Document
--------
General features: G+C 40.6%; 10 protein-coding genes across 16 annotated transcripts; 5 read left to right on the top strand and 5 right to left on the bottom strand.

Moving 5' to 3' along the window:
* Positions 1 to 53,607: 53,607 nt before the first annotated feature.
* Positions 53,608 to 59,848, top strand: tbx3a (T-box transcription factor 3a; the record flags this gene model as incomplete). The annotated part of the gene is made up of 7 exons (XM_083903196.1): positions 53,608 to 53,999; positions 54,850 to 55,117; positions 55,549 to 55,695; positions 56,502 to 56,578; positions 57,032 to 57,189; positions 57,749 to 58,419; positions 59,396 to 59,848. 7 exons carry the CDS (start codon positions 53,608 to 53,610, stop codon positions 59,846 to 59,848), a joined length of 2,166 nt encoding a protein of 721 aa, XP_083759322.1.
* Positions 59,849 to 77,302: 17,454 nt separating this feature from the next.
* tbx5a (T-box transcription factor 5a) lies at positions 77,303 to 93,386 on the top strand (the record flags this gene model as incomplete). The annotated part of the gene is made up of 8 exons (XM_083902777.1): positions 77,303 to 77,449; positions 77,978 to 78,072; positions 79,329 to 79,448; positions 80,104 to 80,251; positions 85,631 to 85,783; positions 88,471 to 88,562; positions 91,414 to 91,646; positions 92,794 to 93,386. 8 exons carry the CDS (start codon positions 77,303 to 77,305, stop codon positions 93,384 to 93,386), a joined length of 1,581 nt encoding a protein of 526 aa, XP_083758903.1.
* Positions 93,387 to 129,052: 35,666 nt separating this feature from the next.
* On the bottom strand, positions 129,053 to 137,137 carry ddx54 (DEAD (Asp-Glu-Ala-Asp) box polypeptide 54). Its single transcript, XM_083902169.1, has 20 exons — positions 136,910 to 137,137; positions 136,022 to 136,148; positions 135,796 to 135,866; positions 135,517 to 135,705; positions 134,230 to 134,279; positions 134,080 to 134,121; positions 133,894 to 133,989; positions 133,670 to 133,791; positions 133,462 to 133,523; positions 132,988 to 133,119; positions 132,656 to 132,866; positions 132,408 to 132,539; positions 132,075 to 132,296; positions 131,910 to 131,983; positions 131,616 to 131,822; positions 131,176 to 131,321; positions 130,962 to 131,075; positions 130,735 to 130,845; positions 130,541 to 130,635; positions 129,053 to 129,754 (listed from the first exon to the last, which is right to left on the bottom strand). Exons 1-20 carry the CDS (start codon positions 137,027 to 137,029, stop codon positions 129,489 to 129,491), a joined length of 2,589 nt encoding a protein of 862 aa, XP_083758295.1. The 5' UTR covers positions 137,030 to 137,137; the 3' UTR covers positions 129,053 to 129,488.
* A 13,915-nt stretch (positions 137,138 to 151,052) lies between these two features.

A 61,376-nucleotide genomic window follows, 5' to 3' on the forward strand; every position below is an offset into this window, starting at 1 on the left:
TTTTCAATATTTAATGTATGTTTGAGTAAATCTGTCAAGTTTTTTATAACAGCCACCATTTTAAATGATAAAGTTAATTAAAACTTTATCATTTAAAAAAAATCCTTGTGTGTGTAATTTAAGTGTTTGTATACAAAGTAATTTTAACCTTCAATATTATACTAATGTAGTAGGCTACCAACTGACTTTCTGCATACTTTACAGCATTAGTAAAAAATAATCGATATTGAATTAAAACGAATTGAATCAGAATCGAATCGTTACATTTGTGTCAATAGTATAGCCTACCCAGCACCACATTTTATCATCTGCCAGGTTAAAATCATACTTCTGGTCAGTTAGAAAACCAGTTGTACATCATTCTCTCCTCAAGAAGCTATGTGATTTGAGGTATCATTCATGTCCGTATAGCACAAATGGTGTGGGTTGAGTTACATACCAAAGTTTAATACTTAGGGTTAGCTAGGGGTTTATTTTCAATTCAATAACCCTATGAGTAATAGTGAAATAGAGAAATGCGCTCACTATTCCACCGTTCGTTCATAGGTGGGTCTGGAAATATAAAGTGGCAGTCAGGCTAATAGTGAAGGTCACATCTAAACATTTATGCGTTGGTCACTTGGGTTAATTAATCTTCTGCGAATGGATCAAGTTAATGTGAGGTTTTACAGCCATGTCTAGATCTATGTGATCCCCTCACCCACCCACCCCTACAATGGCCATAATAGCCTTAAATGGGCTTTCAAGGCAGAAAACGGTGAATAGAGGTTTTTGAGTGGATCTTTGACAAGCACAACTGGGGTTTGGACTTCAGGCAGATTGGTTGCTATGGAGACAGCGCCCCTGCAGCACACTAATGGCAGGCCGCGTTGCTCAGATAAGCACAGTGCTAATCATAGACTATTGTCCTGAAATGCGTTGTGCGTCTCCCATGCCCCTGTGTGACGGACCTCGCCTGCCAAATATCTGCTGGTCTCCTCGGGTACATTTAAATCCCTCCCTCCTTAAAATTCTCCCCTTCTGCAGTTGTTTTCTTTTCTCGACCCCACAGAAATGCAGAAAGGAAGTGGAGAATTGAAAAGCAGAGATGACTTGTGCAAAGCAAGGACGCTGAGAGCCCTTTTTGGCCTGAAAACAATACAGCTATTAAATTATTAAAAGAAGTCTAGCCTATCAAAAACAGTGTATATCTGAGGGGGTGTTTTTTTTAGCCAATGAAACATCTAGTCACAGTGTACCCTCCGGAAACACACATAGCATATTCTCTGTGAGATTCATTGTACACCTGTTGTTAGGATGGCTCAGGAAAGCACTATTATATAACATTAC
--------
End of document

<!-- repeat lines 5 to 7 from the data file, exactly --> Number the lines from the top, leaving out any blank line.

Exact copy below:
* Positions 59,849 to 77,302: 17,454 nt separating this feature from the next.
* tbx5a (T-box transcription factor 5a) lies at positions 77,303 to 93,386 on the top strand (the record flags this gene model as incomplete). The annotated part of the gene is made up of 8 exons (XM_083902777.1): positions 77,303 to 77,449; positions 77,978 to 78,072; positions 79,329 to 79,448; positions 80,104 to 80,251; positions 85,631 to 85,783; positions 88,471 to 88,562; positions 91,414 to 91,646; positions 92,794 to 93,386. 8 exons carry the CDS (start codon positions 77,303 to 77,305, stop codon positions 93,384 to 93,386), a joined length of 1,581 nt encoding a protein of 526 aa, XP_083758903.1.
* Positions 93,387 to 129,052: 35,666 nt separating this feature from the next.